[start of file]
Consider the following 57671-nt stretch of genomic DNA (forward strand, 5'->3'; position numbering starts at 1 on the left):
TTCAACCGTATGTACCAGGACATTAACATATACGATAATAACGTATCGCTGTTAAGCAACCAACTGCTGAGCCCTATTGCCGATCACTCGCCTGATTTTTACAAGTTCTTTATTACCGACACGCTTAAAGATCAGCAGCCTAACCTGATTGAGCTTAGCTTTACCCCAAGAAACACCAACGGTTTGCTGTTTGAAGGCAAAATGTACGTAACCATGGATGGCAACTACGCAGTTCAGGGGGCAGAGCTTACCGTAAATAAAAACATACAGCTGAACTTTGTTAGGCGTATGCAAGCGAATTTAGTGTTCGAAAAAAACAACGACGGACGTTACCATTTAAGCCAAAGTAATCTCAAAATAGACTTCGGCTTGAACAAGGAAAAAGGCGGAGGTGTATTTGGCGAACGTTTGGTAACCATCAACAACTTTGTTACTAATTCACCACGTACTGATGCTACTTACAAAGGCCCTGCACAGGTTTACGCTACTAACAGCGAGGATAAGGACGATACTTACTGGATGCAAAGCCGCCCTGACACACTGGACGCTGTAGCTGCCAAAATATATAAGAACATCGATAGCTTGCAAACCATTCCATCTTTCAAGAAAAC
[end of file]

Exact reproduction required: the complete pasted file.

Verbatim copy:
Consider the following 57671-nt stretch of genomic DNA (forward strand, 5'->3'; position numbering starts at 1 on the left):
TTCAACCGTATGTACCAGGACATTAACATATACGATAATAACGTATCGCTGTTAAGCAACCAACTGCTGAGCCCTATTGCCGATCACTCGCCTGATTTTTACAAGTTCTTTATTACCGACACGCTTAAAGATCAGCAGCCTAACCTGATTGAGCTTAGCTTTACCCCAAGAAACACCAACGGTTTGCTGTTTGAAGGCAAAATGTACGTAACCATGGATGGCAACTACGCAGTTCAGGGGGCAGAGCTTACCGTAAATAAAAACATACAGCTGAACTTTGTTAGGCGTATGCAAGCGAATTTAGTGTTCGAAAAAAACAACGACGGACGTTACCATTTAAGCCAAAGTAATCTCAAAATAGACTTCGGCTTGAACAAGGAAAAAGGCGGAGGTGTATTTGGCGAACGTTTGGTAACCATCAACAACTTTGTTACTAATTCACCACGTACTGATGCTACTTACAAAGGCCCTGCACAGGTTTACGCTACTAACAGCGAGGATAAGGACGATACTTACTGGATGCAAAGCCGCCCTGACACACTGGACGCTGTAGCTGCCAAAATATATAAGAACATCGATAGCTTGCAAACCATTCCATCTTTCAAGAAAAC